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"An Adventure in India" by Voltaire

The following is the complete text of Voltaire's "An Adventure in India." To see all available titles by other authors, drop by our index of free books alphabetized by author or arranged alphabetically by title.

Visit these other works by Voltaire (Francois-Marie Arouet)
Ancient Faith and Fable
Andre des Touches at Siam
The Black and the White
A Conversation with a Chinese
Dialogues: The Chinese Catechism
Dialogues: The Gardener's Catechism
Dialogues: The Japanese Catechism
Dialogues: Liberty
The Good Brahmin
Grecian Metamorphoses and Mysteries of the Egyptians
Jeannot and Colin
Memnon, the Philosopher

Of Bacchus
Of Idolatry
Of Miracles
Of Oracles
Of the Egyptian Rites
Of the Greek Sibyls
Of Zaleucus
Plato's Dream
The Study of Nature
The Travels of Scarmentado
The Two Comforters
The World As It Goes

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NOTE: We try to present these classic literary works as they originally appeared in print. As such, they sometimes contain adult themes, offensive language, typographical errors, and often utilize unconventional, older, obsolete or intentionally incorrect spelling and/or punctuation conventions.

"An Adventure in India" by Voltaire



All the world knows that Pythagoras, while he resided in India, attended the school of the Gymnosophists, and learned the language of beasts and plants. One day, while he was walking in a meadow near the sea-shore, he heard these words:

"How unfortunate that I was born an herb! I scarcely attain two inches in height, when a voracious monster, an horrid animal, tramples me under his large feet; his jaws are armed with rows of sharp scythes, by which he cuts, then grinds, and then swallows me. Men call this monster a sheep. I do not suppose there is in the whole creation a more detestable creature."

Pythagoras proceeded a little way and found an oyster yawning on a small rock. He had not yet adopted that admirable law, by which we are enjoined not to eat those animals which have a resemblance to us. He had scarcely taken up the oyster to swallow it, when it spoke these affecting words:

"O, Nature, how happy is the herb, which is, as I am, thy work! though it be cut down, it is regenerated and immortal; and we, poor oysters, in vain are defended by a double cuirass: villains eat us by the dozens at their breakfast, and all is over with us forever. What an horrible fate is that of an oyster, and how barbarous are men!"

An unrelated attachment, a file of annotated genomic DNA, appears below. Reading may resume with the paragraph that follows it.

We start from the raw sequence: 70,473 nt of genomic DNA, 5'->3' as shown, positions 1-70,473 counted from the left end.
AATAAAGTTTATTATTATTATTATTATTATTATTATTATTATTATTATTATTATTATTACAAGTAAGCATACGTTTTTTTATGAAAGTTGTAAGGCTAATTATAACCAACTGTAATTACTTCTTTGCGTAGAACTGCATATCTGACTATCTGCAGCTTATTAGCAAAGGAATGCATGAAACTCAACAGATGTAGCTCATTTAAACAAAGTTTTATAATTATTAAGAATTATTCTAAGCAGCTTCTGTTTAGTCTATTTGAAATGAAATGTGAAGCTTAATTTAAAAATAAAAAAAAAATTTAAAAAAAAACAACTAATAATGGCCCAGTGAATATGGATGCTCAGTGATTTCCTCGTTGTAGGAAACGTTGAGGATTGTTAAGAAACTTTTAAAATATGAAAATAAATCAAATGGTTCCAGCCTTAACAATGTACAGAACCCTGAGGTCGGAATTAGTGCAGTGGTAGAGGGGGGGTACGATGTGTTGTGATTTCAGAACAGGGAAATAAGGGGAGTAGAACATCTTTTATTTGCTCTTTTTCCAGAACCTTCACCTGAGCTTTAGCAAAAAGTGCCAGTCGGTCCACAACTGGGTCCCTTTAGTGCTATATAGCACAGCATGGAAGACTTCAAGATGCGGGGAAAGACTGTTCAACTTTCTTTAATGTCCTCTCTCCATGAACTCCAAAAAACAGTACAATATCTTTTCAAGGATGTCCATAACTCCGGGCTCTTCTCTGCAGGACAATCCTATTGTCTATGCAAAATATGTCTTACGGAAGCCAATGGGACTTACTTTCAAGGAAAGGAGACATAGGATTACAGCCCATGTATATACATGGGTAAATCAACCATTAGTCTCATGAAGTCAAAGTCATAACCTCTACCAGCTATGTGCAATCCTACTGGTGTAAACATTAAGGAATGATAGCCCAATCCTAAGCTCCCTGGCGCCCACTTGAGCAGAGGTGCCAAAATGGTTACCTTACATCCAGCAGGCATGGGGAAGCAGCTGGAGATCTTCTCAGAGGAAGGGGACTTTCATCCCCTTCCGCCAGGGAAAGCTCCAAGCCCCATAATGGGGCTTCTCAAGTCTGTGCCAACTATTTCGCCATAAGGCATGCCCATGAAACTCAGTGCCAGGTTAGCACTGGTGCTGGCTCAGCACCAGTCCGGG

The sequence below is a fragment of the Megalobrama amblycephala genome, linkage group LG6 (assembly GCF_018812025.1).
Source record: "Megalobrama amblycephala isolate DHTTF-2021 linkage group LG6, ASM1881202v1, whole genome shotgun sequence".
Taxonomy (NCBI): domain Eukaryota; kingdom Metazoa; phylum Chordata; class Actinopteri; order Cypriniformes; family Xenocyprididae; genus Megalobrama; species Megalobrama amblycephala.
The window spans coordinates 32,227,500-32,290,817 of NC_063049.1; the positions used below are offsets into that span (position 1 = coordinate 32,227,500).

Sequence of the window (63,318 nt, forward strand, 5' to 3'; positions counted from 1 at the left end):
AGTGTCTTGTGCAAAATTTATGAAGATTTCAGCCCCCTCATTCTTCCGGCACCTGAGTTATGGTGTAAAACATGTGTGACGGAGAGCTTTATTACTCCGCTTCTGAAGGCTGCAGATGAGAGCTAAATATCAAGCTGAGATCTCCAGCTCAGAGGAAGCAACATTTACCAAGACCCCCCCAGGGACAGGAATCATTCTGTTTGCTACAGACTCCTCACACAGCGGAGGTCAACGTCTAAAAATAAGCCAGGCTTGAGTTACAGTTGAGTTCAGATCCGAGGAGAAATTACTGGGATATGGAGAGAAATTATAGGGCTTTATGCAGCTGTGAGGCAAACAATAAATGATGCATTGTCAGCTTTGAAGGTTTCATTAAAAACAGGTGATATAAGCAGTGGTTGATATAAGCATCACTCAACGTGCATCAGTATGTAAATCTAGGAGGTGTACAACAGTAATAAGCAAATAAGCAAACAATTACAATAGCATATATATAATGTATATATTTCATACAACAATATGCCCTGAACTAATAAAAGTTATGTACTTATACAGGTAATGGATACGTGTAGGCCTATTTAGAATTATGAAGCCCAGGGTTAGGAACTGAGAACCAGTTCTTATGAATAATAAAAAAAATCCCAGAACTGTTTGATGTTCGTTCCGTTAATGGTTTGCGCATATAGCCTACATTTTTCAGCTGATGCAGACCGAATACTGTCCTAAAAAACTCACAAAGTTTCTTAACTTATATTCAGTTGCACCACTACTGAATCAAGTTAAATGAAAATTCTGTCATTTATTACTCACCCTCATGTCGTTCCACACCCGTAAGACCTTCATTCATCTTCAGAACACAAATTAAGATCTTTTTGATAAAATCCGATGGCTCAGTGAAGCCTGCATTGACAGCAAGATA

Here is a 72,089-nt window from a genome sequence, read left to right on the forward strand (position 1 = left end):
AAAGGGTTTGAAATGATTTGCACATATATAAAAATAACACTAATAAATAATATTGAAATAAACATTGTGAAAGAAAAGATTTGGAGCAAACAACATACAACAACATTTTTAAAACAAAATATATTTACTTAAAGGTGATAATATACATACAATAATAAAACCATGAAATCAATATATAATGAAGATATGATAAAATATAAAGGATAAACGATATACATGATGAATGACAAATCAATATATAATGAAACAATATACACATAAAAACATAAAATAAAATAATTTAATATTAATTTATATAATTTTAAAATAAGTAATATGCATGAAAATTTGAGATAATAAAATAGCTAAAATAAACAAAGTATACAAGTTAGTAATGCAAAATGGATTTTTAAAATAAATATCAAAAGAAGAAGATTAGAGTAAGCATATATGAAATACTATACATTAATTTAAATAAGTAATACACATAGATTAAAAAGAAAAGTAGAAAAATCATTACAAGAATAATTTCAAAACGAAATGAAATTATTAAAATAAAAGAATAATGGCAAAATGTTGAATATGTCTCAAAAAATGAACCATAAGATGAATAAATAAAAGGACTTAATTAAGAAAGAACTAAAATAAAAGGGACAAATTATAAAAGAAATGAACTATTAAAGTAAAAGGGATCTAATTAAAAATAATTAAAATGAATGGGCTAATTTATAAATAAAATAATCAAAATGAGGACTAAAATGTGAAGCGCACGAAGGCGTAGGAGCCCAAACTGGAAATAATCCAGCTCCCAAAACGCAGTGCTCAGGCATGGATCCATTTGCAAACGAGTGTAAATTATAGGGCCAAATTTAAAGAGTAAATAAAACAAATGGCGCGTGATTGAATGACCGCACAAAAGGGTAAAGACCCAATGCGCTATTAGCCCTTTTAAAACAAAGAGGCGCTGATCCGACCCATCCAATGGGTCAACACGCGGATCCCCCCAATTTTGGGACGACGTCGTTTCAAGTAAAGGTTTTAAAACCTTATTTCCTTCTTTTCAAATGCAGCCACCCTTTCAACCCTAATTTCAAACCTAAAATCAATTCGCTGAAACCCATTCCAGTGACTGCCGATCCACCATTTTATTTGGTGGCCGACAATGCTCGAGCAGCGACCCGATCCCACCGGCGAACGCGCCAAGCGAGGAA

Pythagoras shuddered; he felt the enormity of the crime he had nearly committed; he begged pardon of the oyster with tears in his eyes, and replaced it very carefully on the rock.

As he was returning to the city, profoundly meditating on this adventure, he saw spiders devouring flies; swallows eating spiders, and sparrow-hawks eating swallows. "None of these," said he, "are philosophers."

On his entrance, Pythagoras was stunned, bruised, and thrown down by a lot of tatterdemalions, who were running and crying: "Well done, he fully deserved it." "Who? What?" said Pythagoras, as he was getting up. The people continued running and crying: "O how delightful it will be to see them boiled!"

Pythagoras supposed they meant lentiles, or some other vegetables: but he was in an error; they meant two poor Indians. "Oh!" said Pythagoras, "these Indians, without doubt, are two great philosophers weary of their lives, they are desirous of regenerating under other forms; it affords pleasure to a man to change his place of residence, though he may be but indifferently lodged: there is no disputing on taste."

He proceeded with the mob to the public square, where he perceived a lighted pile of wood, and a bench opposite to it, which was called a tribunal. On this bench judges were seated, each of whom had a cow's tail in his hand, and a cap on his head, with ears resembling those of the animal which bore Silenus when he came into that country with Bacchus, after having crossed the Erytrean sea without wetting a foot, and stopping the sun and moon; as it is recorded with great fidelity in the Orphicks.

Among these judges there was an honest man with whom Pythagoras was acquainted. The Indian sage explained to the sage of Samos the nature of that festival to be given to the people of India.

"These two Indians," said he, "have not the least desire to be committed to the flames. My grave brethren have adjudged them to be burnt; one for saying, that the substance of Xaca is not that of Brahma; and the other for supposing, that the approbation of the Supreme Being was to be obtained at the point of death without holding a cow by the tail; 'Because,' said he, 'we may be virtuous at all times, and we cannot always have a cow to lay hold of just when we may have occasion.' The good women of the city were greatly terrified at two such heretical opinions; they would not allow the judges a moment's peace until they had ordered the execution of those unfortunate men."

Pythagoras was convinced that from the herb up to man, there were many causes of chagrin. However, he obliged the judges and even the devotees to listen to reason, which happened only at that time.

He went afterwards and preached toleration at Crotona; but a bigot set fire to his house, and he was burnt -- the man who had delivered the two Hindoos from the flames? Let those save themselves who can!

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